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Chapter

Defining and Classifying Psychological Disorders

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Department
Psychology
Course
PSYC 100
Professor
Prof.
Semester
Fall

Description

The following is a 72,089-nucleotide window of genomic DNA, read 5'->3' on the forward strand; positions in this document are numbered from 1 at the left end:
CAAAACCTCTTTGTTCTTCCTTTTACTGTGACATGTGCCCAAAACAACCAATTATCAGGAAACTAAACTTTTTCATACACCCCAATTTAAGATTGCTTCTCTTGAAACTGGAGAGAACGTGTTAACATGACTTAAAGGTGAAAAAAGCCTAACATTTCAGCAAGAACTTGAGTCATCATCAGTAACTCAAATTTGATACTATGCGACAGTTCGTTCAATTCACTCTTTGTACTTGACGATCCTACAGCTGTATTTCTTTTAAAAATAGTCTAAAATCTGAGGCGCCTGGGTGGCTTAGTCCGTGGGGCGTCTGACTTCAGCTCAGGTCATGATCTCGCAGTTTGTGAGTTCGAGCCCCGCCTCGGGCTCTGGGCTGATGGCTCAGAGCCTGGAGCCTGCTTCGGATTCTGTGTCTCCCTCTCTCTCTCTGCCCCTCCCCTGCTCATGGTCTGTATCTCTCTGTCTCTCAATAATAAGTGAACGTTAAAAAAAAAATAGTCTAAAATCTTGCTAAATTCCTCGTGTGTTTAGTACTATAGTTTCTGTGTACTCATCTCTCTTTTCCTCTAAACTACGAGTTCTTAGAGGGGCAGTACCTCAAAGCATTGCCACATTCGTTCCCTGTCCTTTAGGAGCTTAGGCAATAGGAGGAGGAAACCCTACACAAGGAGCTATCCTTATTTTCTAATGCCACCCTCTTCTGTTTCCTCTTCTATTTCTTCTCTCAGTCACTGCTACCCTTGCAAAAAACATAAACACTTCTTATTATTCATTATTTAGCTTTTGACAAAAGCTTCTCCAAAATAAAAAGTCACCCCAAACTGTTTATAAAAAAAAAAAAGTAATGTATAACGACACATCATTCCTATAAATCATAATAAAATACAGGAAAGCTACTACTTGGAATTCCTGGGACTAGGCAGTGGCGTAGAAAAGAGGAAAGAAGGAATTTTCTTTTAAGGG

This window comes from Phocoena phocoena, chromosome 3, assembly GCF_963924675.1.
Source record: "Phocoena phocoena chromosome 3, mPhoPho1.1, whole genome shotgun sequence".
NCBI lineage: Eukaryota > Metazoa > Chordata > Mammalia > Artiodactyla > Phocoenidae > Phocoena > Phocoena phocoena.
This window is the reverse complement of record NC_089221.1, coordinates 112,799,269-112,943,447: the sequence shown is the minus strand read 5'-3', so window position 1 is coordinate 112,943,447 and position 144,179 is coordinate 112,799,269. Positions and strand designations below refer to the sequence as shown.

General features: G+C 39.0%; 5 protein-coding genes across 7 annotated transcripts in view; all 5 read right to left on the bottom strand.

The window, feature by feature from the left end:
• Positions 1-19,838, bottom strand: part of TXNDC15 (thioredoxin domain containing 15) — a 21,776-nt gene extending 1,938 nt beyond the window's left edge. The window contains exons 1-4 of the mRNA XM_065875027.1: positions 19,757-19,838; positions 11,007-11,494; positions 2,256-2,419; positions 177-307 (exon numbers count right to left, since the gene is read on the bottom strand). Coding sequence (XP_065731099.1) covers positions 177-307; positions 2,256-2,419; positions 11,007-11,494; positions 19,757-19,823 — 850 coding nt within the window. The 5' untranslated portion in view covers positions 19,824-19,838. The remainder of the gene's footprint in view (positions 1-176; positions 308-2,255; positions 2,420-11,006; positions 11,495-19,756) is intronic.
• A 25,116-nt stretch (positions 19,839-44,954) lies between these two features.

Defining and Classifying Psychological Disorders To understand psychological disorders we apply: -Medical Model- using our understanding of medical conditions to think about psychological conditions -Bio-Psych-Social model Defining Abnormal Behaviour Abnormal Psychology-psychological study of mental illness -displays Maladaptive Behavior-behaviour that hinders a person’s ability to function in society Clinically Significant- symptoms are considered if a clinician judges them to be sufficiently significant, marked, or substantial in intensity or duration that the patient would benefit from professional treatment American Psychiatric Association’s criteria to identify maladaptive behaviour: 1. Behaviour causes distress to self or others 2. Behaviour impairs the ability to function in day-to-day activities 3. Behaviour increases the risk of injury, death, legal problems or punishment for breaking rules, or other detrimental consequences Diagnostic and Statistical Manual for Mental Disorders (DSM-IV) -manual that establishes criteria for the diagnosis of mental disorders -Each disorder is given three important information:-set of symptoms -Etiology- origins or causes of symptoms -Prognosis- how these symptoms will persist or change over time, with or without professional treatment -psychological disorders are divided into five divisions called axes: 1. Clinical Disorders 2. Personality Disorders 3. General Medical Conditions 4. Psychosocial and Environmental Problems 5. Global Assessment of Functional (GAF) Scale Three-Prong Test- a patient’s symptoms can be classified as a mental disorder if they: • Cause a clinically significant impairment in an individual’s ability to function • Are not a predictable reaction to an external event • Are not the result of an individual’s voluntary choice Categorical vs. Dimensional Views Dimensional-when people have typical thoughts and behaviours, however they are more severe and longerlasting and occur in inappropriate contexts or without any clear reasons -focuses on degree of normal-abnormal distinction Categorical-different mental conditions are separate types -focuses on kind of normal-abnormal distinction Medical Health in Public Sphere -insanity is a legal concept and is not directly related to psychological diagnoses and treatment, and varies from states Insanity Defense- legal strategy of claiming that a defendant was unable to differentiate between right and wrong when the criminal act was committed -labeling can have either positive or negative effects, depending on factors such as context and cultural expectations -physiological symptoms of post-traumatic stress disorder (PTSD) may be common among people of different cultures, but the specific concerns people have can vary Labeling, Stigma, and Mental Disorders Label- indicates a set of symptoms, probable causes, and potential treatments Stigma- includes negative stereotypes about psychological disorders and can lead to discrimination Anxiety and Mood Disorders Anxiety Disorders-category of disorders involving fear or nervousness that is excessive, irrational, and maladaptive Disproportionate- excessive to the stimuli Disruptive- create problems in everyday life Distressing- strong negative emotions Duration- last longer than expected -based on fight-or-flight response Generalized Anxiety Disorder (GAD) - frequently elevated levels of anxiety that aren’t directed at or limited to any particular situation Panic Disorder-marked by repeated episodes of sudden, very intense fear -Can lead to Agoraphobia-an intense fear of having a panic attack or lower-level panic symptoms in public Specific Phobias Phobia- severe, irrational fear of a very specific object or situation Specific Phobia- involves an intense fear of an object, activity, or organism -developed through unpleasant or frightening experiences -fear of potential danger is believed by psychologists to be a genetic component from our evolutionally history Social Phobia- an irrational fear of being observed, evaluated, or embarrassed in public Obsessive-Compulsive Disorder (OCD) - characterized by unwanted, inappropriate and persistent thoughts (obsessions); repetitive stereotyped behaviours (compulsions), or a combination of the two Mood Disorders Major Depression-marked by prolonged periods of sadness, feelings of worthlessness and hopelessness, social withdrawal, and cognitive and physical sluggishness -referred to as unipolar Bipolar Disorder-characterized by extreme highs and lows in mood, motivation, and energy -has depression one end and mania (an extremely energized, positive mood) on the other end -can move from both ends at different rates -rapid cyclers experience very abrupt mood swings, sometimes within hours Anti-Social Disorder- marked by a consistent pattern of lying, cheating, and law-breaking, and a lack of empathy and remorse Borderline Personality Disorder-disturbances in their sense of self, difficulty regulating their mood, unstable interpersonal relationships, and fear of abandonment -Impulsive behaviour, including self-injury, is a common method of coping Depressive Explanatory Style- where a depressed individual explains life with three qualities: • Internal
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